The way I see it, provided you have the freedom of imagination, no physical circumstance should be considered a time waste: perhaps not the ideal setup, but certainly not a waste, as I tend to often hear in exaggerated dialogue.
Really, if we consider that form of freedom, the most ‘wasteful’ activity that comes to mind this instance (excepting other less pervasive mechanical functions) is the driving of a car. When behind the wheel, you must focus on the road.
You don’t have the freedom to entertain but the quick and superficial. You can admire the sights and sounds, enjoy the soundtrack, chat with the passenger: but to meditate on anything deeper and more focused, and you place yourself and others at substantial physical risk.
Now urban bicycling, though also mind-inhibiting, at least facilitates severe exercise (and is eons more pleasant for my taste), hence I cannot help but relate to it far more sympathetically.
I don’t know about you, but I would sooner spend an hour and a half on public transport than drive for even half that duration. In that hour and a half you can, with at least 80% effectiveness, carry out many if not most creative tasks, or the reading that you might at home or office. Doesn’t sound wasteful at all.
When out on a walk, though inhibited from heavy mechanically involved labor, nothing prevents you from imagining, brainstorming and effectively creating. Sure, submerging within yourself while on a stroll may result in Three-Stooges worthy slapstick clumsiness, but unless you’re crossing intersections, the physical risk is minimal compared to driving. Not wasteful.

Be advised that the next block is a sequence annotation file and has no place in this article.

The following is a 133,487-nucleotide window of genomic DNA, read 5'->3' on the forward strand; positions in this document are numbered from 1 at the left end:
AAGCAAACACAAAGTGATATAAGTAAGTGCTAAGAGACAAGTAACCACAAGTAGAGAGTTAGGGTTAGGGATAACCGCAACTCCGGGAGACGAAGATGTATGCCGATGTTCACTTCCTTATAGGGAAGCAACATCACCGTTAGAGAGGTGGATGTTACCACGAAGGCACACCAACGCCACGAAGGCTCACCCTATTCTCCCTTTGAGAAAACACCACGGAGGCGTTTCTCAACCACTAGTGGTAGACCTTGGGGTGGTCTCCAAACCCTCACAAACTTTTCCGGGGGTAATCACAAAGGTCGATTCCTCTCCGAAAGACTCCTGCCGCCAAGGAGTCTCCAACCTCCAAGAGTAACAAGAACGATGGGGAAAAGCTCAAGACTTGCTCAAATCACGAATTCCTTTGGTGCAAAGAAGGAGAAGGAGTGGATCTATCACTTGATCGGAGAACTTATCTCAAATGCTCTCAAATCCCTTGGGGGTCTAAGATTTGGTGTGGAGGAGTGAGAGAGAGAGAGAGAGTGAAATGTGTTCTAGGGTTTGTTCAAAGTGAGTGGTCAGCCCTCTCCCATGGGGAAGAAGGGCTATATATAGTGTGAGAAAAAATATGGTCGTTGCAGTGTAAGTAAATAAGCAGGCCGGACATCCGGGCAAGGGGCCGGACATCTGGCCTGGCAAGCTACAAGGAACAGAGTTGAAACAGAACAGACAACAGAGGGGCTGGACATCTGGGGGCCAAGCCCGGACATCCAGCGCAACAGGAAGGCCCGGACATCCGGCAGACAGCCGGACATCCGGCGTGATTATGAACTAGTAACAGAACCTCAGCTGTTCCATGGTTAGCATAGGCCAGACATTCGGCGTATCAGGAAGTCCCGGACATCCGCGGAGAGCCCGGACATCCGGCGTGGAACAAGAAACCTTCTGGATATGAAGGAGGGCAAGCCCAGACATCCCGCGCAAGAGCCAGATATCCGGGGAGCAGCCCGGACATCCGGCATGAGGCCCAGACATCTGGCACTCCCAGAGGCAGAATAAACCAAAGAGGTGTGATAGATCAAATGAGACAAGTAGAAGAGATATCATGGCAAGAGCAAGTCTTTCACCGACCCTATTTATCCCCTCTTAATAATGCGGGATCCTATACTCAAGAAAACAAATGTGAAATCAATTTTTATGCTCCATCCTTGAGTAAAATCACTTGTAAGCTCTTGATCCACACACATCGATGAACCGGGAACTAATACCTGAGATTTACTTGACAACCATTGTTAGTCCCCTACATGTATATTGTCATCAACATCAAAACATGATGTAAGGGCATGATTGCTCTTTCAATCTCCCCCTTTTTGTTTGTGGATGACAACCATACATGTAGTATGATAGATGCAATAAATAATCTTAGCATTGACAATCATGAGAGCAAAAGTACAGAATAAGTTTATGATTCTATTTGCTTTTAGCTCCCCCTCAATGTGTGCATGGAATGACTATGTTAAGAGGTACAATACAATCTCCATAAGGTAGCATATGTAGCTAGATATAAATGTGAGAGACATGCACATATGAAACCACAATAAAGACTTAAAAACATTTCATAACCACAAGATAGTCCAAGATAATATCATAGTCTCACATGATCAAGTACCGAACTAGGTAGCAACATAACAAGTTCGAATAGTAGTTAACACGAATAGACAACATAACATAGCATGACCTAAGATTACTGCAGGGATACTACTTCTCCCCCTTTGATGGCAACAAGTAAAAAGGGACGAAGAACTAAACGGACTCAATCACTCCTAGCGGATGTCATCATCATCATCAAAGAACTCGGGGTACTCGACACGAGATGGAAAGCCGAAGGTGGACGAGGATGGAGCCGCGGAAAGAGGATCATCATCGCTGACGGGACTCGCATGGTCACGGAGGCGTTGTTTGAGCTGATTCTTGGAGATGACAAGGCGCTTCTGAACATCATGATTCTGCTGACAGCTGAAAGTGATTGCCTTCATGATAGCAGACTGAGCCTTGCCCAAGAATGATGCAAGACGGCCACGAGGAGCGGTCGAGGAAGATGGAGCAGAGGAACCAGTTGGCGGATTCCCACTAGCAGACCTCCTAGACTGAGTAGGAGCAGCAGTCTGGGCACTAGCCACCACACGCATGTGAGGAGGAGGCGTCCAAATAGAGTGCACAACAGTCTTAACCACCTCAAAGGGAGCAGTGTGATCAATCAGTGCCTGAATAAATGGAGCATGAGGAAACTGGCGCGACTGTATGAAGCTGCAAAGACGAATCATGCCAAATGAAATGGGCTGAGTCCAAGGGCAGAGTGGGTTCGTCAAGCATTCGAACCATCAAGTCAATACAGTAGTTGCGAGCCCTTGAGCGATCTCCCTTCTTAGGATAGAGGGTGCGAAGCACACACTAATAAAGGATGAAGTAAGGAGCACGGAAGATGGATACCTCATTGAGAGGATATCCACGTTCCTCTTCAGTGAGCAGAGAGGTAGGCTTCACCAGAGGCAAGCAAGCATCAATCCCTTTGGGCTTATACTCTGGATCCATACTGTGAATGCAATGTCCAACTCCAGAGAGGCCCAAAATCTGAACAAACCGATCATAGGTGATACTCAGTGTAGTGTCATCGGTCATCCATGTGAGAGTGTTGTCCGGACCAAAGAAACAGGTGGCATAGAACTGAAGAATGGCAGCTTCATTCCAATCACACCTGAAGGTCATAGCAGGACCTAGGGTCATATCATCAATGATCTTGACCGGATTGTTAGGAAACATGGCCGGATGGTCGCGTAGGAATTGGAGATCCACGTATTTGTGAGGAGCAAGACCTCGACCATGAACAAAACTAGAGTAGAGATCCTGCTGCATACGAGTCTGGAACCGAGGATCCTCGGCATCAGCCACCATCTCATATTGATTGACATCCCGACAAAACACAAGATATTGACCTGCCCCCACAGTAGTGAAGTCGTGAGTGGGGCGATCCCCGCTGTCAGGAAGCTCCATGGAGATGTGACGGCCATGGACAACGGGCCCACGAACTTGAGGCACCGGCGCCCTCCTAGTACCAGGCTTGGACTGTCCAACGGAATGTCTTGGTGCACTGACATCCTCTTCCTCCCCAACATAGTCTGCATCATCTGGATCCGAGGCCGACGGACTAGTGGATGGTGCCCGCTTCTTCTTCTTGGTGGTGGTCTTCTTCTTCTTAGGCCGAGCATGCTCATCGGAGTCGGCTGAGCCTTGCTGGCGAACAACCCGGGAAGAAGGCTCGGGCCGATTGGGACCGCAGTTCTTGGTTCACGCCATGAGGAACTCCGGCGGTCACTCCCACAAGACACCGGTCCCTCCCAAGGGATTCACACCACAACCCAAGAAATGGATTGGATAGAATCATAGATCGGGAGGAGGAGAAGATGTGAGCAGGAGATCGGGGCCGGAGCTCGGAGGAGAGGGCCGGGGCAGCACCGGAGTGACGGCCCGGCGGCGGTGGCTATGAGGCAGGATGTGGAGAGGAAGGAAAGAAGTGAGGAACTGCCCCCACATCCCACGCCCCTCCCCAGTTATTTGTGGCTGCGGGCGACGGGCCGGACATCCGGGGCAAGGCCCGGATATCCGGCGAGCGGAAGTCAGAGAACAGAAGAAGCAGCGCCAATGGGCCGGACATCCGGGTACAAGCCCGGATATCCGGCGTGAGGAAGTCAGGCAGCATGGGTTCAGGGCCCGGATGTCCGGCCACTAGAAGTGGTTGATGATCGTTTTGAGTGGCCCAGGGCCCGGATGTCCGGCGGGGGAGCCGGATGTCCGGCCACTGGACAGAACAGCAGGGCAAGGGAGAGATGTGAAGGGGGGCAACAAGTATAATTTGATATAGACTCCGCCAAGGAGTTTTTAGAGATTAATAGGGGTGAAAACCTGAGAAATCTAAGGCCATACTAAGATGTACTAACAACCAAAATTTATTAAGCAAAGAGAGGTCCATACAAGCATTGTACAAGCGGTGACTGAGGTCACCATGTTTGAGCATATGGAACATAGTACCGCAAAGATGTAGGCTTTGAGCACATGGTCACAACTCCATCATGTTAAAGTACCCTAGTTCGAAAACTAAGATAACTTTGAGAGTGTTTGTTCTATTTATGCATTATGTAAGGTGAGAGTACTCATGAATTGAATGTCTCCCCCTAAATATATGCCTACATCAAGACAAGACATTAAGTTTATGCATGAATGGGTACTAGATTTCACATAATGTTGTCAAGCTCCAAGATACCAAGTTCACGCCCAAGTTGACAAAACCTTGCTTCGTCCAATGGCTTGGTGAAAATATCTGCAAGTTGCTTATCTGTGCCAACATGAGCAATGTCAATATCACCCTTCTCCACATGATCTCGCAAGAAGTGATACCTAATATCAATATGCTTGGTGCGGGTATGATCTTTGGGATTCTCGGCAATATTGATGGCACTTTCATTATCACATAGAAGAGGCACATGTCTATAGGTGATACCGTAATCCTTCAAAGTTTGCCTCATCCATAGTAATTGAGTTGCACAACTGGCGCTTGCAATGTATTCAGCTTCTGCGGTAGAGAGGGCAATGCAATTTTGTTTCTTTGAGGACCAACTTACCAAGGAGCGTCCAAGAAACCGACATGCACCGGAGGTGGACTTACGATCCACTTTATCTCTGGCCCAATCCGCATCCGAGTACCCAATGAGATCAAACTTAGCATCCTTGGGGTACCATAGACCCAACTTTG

Even the corporate office confines cannot entirely inhibit your freedom of imagination. You’ve the flexibility to take opportune moments as frequently as you care, circumvent the immediate agenda and explore creative thought for focused enough periods.
Now how about the 6-8 hour (or longer) airport layovers, including overnight? I often find myself on one of these to severely economize on flights. Time wasteful? Uncomfortable? Boring?
Not with a proper frame of mind. Unless you’re physically handicapped, any discomfort and suffering, if you feel their presence, largely stems from within. Follow the stoics.
As for the time utilization and creativity, I see the airport as no more hampering as a busy café. You have all the freedom to read, write, exercise art forms, chat with strangers, walk, stretch, et cetera. I think it’s more the negative connotation to the being at an airport, to that patient endurance of a burden, than spoils the experience for many of us.
Speaking of layovers, I value them for one other reason. You have the option of abandoning the remaining leg(s) and seeking adventure in the locality: though not something a business traveler is likely to pursue.
In fact, the train of thought for not only the ‘layover optionality’ but this entire post stemmed from a recent flight itinerary I purchased with layovers exceptionally long, what one might term ‘painful’, yet geographically enticing from that nomadic standpoint.
To summarize, wherever you are, if your have the freedom of mind, time is not of waste unless you choose to squander it. Of the masses of activities you can productively occupy your mind (and body) with, I leave you with a handful:
- Read Elizabethan tragedies. Or Restoration comedies.
- Write articles (for your blog, your neighborhood newspaper, or for the founding of Confederate states).
- Draw, if you’re fortunate to have this medium at your avail.
- Memorize poetry. Then forever enjoy it anywhere, except behind the wheel.
- Rehearse physical routines (ie martial arts or dancing) in your mind: 50% effectiveness according to some sources.
- Listen to a challenging piece of music. Then write an amateur review or essay. Then toss it.
- Compose drafts of awkward and endlessly postponed emails.
- Engage strangers with philosophical keenness.
Questions, comments? Connect.